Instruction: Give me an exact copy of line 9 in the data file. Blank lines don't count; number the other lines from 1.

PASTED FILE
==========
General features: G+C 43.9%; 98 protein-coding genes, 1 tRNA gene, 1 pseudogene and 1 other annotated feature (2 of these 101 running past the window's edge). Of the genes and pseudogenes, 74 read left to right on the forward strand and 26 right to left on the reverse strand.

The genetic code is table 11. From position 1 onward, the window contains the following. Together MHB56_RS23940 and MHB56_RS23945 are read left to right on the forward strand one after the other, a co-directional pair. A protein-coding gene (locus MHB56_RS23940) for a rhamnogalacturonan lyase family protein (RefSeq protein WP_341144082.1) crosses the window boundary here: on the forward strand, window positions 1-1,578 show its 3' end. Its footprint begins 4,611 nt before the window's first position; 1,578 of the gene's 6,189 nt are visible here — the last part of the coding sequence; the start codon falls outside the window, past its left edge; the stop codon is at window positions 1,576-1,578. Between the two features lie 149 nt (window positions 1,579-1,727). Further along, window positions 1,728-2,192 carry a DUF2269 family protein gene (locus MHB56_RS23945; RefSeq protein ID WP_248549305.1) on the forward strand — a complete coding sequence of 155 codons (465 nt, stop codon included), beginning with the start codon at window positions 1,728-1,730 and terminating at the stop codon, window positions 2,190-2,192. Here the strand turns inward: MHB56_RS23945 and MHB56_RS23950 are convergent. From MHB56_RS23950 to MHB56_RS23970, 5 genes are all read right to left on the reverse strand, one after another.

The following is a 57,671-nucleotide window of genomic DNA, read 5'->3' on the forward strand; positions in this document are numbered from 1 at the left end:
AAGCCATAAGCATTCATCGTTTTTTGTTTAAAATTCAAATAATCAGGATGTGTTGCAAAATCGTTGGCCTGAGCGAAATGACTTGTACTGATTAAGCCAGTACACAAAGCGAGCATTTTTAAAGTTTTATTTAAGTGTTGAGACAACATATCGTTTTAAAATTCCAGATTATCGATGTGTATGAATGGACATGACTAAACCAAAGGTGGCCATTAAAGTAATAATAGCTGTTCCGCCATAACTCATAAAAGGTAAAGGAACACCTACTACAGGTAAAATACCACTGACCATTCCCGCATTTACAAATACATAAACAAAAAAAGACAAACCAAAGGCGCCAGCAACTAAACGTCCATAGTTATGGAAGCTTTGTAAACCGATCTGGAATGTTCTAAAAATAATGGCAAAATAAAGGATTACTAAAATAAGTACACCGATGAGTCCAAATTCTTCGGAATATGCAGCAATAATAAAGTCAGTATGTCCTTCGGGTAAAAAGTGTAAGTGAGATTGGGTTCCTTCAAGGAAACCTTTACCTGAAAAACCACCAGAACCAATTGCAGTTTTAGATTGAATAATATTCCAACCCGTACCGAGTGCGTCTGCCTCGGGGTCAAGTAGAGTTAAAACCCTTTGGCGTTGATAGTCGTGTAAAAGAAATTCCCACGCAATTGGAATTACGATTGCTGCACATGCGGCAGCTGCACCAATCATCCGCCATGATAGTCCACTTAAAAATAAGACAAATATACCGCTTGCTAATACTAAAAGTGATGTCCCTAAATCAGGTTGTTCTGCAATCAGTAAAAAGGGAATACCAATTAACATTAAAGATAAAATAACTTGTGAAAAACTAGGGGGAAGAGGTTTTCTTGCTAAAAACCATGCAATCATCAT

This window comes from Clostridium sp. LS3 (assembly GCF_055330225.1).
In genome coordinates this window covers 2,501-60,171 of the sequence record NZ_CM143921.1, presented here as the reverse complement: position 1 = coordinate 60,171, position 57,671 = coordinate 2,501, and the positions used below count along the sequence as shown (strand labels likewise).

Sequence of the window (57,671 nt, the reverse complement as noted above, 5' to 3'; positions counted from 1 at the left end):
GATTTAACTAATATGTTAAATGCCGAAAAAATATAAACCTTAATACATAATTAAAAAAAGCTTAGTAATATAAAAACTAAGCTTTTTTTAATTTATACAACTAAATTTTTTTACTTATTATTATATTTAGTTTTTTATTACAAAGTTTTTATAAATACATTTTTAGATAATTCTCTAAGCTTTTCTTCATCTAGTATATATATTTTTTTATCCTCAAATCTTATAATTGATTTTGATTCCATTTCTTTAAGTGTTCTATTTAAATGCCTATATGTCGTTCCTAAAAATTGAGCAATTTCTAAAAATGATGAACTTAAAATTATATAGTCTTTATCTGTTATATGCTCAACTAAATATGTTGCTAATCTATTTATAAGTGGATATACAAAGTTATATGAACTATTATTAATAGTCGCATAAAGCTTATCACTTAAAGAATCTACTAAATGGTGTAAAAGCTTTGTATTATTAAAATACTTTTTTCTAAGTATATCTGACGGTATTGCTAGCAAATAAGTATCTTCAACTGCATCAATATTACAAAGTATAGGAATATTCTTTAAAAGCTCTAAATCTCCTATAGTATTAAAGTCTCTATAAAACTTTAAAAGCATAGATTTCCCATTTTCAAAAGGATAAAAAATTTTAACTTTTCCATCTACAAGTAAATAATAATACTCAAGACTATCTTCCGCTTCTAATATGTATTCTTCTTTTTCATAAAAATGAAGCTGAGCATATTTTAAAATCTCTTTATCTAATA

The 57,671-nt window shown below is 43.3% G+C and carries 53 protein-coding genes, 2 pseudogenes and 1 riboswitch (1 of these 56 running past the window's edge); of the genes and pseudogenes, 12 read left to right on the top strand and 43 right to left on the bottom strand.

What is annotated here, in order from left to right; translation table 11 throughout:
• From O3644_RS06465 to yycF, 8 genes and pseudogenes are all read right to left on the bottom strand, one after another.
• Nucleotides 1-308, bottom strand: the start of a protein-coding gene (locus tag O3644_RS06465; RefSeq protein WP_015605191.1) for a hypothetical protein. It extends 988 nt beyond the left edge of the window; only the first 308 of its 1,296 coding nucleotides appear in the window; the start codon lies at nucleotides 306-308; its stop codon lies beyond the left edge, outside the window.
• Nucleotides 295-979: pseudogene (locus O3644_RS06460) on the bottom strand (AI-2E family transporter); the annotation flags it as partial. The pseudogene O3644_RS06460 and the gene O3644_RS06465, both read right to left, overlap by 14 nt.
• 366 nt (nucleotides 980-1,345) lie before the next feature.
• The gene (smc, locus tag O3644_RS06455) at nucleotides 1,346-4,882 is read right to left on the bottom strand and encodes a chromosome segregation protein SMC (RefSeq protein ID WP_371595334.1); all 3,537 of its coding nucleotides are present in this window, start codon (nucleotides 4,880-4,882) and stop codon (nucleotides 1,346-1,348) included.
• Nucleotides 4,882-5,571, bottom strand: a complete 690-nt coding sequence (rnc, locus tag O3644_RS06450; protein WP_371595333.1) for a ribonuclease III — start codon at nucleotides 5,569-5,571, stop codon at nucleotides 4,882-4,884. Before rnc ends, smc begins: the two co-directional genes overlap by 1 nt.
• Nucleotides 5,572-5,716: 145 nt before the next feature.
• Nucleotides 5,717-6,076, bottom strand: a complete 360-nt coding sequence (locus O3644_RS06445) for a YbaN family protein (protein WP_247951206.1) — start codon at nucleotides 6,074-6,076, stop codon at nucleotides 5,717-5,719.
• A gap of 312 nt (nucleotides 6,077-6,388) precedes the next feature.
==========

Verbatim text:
The 57,671-nt window shown below is 43.3% G+C and carries 53 protein-coding genes, 2 pseudogenes and 1 riboswitch (1 of these 56 running past the window's edge); of the genes and pseudogenes, 12 read left to right on the top strand and 43 right to left on the bottom strand.